Policy brief

Are Child Care Options Expanding?



An old idea in economics, boosting purchasing power has become the novel device to expand working parents’ ability to buy child care. Rather than simply building more child-care facilities, policymakers have vastly expanded the availability of portable child-care vouchers.

There’s no ambiguity over government’s interest in expanding early education and child-care programs. Since President Bush approved the first federal child-care program in 1990, outside of Head Start, federal funding has grown at a rapid clip, totaling $11 billion annually.

In California, preschool and child- care funding has more than tripled since 1996, rising from $800 million to $2.4 billion in 1999.1 The fastest growing share is for child-care vouchers, designed to benefit families participating in the California Work Opportunities and Responsibility to Kids (CalWORKs) program, California’s welfare-to-work initiative, and working families earning less than 75% of the state median income.

The question remains whether this new faith in raising families’ purchasing power is effectively widening their choices. When working parents do plug into the voucher system, what kind of care are they buying and how good is it? How does the old policy strategy of building new centers and subsidizing licensed child-care homes intersect with this newfound trust in vouchers?

Data show that parents in poor communities still have fewer choices and are limited by both the cost and the supply of care that meets their needs. In addition, changes to the nation’s welfare system in recent years have increased demand for child care. Yet an examination of subsidy use by families enrolled in CalWORKs shows that even when child-care assistance is available, greater numbers of parents aren’t necessarily using it.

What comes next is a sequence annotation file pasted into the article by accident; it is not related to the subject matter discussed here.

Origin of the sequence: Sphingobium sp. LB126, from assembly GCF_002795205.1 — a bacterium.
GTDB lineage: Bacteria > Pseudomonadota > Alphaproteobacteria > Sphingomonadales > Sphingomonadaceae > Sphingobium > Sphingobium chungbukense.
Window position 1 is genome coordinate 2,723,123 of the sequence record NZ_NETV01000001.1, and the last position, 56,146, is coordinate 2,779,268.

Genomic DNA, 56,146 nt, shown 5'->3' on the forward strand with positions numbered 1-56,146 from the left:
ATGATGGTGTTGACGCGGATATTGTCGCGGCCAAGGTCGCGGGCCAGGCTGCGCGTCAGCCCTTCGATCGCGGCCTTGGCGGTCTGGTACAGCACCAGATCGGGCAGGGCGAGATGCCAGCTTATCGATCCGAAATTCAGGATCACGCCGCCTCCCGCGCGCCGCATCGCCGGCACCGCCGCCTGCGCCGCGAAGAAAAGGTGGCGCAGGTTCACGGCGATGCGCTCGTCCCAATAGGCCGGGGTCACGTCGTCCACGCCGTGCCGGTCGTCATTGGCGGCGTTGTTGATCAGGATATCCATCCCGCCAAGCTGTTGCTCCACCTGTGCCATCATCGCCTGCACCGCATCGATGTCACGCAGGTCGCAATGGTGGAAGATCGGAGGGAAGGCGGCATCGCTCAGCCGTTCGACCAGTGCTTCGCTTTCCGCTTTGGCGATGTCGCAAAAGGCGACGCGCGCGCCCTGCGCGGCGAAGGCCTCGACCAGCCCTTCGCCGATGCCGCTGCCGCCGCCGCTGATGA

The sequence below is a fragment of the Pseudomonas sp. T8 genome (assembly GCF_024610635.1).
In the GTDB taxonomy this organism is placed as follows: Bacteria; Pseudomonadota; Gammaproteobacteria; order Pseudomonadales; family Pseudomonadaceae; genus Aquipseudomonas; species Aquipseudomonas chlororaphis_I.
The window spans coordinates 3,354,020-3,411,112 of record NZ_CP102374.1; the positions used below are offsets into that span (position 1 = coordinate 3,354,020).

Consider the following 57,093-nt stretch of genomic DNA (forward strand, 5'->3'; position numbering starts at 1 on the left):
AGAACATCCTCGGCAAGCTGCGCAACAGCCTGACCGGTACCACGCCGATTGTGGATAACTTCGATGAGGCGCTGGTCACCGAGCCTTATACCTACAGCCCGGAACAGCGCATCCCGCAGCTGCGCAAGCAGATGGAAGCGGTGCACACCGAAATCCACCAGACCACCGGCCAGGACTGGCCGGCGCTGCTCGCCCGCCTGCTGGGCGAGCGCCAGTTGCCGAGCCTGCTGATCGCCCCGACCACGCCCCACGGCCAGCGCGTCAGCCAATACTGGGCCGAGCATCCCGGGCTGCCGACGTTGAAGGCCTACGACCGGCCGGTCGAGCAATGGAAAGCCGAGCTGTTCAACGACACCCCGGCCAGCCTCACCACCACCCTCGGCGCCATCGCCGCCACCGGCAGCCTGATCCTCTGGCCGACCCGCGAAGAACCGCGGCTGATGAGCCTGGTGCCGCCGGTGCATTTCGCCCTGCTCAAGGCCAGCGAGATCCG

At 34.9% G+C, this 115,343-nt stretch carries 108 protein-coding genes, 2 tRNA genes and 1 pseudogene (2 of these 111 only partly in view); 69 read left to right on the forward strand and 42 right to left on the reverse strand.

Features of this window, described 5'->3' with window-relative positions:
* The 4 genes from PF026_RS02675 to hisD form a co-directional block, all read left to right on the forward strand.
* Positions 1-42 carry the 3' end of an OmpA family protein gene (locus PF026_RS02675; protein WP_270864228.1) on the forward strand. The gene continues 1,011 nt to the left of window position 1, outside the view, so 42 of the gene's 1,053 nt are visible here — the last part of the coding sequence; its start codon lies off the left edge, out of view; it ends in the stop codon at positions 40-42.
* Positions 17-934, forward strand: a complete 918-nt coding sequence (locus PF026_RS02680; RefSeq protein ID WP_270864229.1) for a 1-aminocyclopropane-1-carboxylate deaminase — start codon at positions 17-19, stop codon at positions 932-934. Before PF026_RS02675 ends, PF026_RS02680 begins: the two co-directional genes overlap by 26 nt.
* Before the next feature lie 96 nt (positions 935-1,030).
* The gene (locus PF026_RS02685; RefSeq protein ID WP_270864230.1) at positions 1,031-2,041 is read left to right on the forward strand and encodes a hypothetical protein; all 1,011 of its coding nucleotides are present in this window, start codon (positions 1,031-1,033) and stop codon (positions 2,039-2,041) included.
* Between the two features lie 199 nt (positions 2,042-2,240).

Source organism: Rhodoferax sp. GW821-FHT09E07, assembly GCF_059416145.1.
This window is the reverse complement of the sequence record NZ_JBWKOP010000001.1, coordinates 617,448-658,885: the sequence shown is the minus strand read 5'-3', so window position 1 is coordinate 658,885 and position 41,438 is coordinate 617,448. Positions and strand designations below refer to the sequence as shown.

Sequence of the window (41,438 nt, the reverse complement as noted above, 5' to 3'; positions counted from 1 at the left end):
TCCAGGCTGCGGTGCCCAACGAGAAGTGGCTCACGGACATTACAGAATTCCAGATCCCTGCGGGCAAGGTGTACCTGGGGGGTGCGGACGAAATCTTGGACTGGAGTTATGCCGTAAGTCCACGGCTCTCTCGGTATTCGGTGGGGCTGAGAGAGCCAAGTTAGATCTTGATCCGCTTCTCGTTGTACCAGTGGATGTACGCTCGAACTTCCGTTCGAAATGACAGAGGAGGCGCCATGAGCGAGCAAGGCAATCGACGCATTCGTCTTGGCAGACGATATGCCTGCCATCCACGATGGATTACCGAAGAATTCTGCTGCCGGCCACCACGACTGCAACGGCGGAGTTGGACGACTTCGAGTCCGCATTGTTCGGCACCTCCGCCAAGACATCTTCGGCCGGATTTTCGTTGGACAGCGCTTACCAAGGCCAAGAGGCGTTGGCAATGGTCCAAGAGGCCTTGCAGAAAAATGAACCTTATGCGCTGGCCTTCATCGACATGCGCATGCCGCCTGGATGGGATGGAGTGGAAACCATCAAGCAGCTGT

Research conducted by PACE and CDSS reveals a wide range of subsidy take-up rates in California. In Los Angeles County, for example, administrative data revealed that just 21 percent of families in a welfare-to-work activity in June 1999 were using a CalWORKs child-care subsidy. Including other forms of assistance, such as state preschool and Head Start, might lift this utilization rate. Maternal interviews in San Francisco demonstrated that 50 percent of CalWORKs mothers were using some sort of subsidized care. Counties may also see increases in subsidy utilization as CalWORKs implementation unfolds and as welfare-to-work plans are refined.

Low subsidy use is not an issue only for California. New York State this year doubled the amount of money budgeted for child care subsidies, but the money is not getting into the hands of parents, according to a report last fall. The clog is largely due to a low supply of child-care providers and no systematic way to distribute the money. In Minnesota, where the state has taken steps to boost spending on child care and increase the number of child-care facilities, one study showed that 60 percent of families eligible for assistance were not using it.

When parents don’t receive subsidies, for whatever reason, they often end up paying for child care with their own money.

For example, a family of three, with a household income of $15,000, spends between 24 percent and 45 percent of their income on child care, according to the report released last fall by HHS, “Access to Child Care for Low-Income Working Families.” If that same family received a subsidy, their out-of-pocket spending on child care would drop to between 1 and 7 percent of their income.

This out-of-pocket spending on child care also varies significantly across the country, according to the PACE Growing Up in Poverty project—a three-state study of 948 mothers in welfare programs and their child-care choices. Relatively few mothers in the study are paying out-of-pocket for child care. But on average, mothers in California and Connecticut who are eligible for but not using subsidies are paying close to $300 a month.

A survey of 300 parents on child- care waiting lists in Santa Clara County, conducted in 1998 by researchers at PACE, illustrates the tough choices that low-income working mothers make while waiting for child-care assistance.7 Many of the mothers said they were working more hours in order to afford the type of care they had chosen, since they had no hope of receiving a subsidy any time soon. Many of these parents also relied on more than one provider, most of them informal, to cover the hours they needed care. This resulted in several transitions for children throughout the week and even during the day, which experts suggest is not good for young children.

Suggested citationJacobson, L. (2000, June). Are Child Care Options Expanding? [Policy brief]. Policy Analysis for California Education. https://edpolicyinca.org/publications/are-child-care-options-expanding